As it turns out, in the filtration industry nanofiber technologies have been used in commercial products for decades. However, these were largely practiced as trade secret, so the full potential of these technologies was hardly appreciated. This has been changing in the past several years. Numerous small start-ups have formed around the use of electrospun nanofibers for specific applications or commercialization of proprietary process technologies. Large multinational chemical and medical supply companies have also become involved. I think this trend toward commercialization will continue to grow for years to come. Not all applications are winners, but the unique features of these materials promise to support a broad range of applications beyond filtration.

What does the future hold?

Recognizing the vast revenue-generating potential of nanotechnology, the United States National Nanotechnology Initiative was established in 2001 to coordinate federal nanotechnology research and development to foster the transfer of new technologies into products for commercial and consumer use. In 2007, the global market for goods incorporating nanotechnology totaled $147 billion, and this number is estimated to grow to $3.1 trillion by 2015. Clearly, nanotechnology is here to stay, and its impact will become more pronounced as research continues and more products incorporating these technologies and materials are produced. The ultimate ramifications of this molecular manufacturing, however, are unclear, as the long-term impact of nanomaterials on human health and the environment is unknown. Even seemingly innocuous nanotechnologies may have a negative effect on health and the environment. One study found that silver nanoparticles added to socks and other athletic wear to kill odor-causing bacteria may be released into waste water during washing, resulting in these nanoparticles ending up in waste treatment plants, where they may destroy the very bacteria that are used to render the waste harmless. Furthermore, a study published in Nature Nanotechnology found that carbon nanofibers, which are commercially available, mimicked asbestos when injected into mice. This study raises concern that exposure to nanofibers could result in an increased risk of cancer, such as mesothelioma.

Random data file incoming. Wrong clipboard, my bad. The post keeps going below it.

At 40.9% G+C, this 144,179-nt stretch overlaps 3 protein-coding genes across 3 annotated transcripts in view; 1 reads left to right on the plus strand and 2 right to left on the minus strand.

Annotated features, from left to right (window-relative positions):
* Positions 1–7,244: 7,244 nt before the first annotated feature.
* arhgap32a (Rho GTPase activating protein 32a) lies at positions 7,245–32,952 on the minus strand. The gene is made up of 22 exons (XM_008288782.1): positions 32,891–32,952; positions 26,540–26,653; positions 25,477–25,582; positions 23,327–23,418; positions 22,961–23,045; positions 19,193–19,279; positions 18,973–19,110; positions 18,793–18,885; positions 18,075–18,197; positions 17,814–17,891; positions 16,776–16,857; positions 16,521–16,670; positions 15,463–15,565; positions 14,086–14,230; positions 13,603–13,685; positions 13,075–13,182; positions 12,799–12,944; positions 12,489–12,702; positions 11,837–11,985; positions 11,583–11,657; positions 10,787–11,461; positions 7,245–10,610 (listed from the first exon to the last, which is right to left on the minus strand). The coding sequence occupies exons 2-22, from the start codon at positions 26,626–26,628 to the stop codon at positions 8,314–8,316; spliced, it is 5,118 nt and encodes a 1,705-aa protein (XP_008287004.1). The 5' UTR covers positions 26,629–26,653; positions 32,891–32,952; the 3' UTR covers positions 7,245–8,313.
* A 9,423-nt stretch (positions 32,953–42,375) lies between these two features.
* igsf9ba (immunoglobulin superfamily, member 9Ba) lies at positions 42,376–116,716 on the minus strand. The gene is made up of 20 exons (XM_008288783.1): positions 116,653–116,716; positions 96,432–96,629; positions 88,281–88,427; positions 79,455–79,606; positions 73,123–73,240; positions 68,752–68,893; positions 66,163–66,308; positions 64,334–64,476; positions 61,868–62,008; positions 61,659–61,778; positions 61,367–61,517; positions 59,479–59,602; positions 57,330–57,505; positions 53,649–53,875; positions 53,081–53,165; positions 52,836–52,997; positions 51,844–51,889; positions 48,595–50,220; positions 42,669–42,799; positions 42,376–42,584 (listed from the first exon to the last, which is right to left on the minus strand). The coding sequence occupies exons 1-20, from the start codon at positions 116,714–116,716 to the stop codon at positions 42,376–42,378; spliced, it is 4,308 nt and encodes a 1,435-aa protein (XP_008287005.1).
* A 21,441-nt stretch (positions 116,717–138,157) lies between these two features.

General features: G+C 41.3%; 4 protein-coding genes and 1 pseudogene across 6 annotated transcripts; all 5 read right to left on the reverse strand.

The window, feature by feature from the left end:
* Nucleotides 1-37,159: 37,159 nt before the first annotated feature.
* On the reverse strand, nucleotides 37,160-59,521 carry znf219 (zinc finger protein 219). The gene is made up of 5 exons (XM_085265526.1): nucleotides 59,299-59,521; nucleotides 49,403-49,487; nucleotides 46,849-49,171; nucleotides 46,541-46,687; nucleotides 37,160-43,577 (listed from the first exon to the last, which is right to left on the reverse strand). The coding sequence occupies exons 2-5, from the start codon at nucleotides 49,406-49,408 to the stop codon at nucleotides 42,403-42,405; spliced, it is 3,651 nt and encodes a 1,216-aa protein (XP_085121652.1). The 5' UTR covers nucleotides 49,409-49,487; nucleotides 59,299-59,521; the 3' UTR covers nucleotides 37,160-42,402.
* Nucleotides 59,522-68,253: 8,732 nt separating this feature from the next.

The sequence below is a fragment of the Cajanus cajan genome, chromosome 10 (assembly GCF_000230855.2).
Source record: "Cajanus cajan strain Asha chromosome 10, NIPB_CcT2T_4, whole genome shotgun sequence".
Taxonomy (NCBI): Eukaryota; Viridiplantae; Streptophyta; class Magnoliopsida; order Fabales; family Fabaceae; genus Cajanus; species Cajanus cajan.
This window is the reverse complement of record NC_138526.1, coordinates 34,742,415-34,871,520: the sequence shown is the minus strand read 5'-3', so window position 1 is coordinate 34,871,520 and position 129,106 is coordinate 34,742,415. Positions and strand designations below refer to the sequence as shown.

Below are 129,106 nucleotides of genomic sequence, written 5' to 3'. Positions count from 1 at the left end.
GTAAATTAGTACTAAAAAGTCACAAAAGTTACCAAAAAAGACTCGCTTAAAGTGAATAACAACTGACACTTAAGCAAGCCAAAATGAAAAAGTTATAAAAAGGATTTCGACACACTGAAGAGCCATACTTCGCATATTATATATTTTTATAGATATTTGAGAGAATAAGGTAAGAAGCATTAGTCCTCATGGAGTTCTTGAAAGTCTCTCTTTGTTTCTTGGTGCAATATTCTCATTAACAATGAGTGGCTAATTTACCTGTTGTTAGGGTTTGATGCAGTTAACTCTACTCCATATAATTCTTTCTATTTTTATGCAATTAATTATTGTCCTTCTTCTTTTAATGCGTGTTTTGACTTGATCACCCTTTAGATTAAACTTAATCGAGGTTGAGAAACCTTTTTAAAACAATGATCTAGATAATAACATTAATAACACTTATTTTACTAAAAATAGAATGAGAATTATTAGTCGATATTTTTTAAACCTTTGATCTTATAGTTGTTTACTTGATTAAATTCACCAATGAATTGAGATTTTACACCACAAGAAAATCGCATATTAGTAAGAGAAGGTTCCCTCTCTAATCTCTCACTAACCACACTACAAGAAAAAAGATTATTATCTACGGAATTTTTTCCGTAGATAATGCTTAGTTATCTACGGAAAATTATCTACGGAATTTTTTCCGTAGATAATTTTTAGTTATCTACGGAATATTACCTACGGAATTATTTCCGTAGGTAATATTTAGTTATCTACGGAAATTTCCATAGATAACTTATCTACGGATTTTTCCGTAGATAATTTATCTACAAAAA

Several groups, including the Center for Responsible Nanotechnology, have arisen to raise awareness about the potential dangers of nanotechnology. These groups have advocated government regulation of these technologies, and on December 10, 2008, the US National Research Council released a report calling for more regulation of nanotechnology.

Some proponents of nanotech indicate that such regulation would halt scientific research and the development of pharmacotherapies and other innovations that could greatly impact the quality of life for humankind. Although risk is clearly there, so is promise, and nanotech may just help patients with a life-threatening illness such as cancer beat the odds and continue on their fantastic voyage.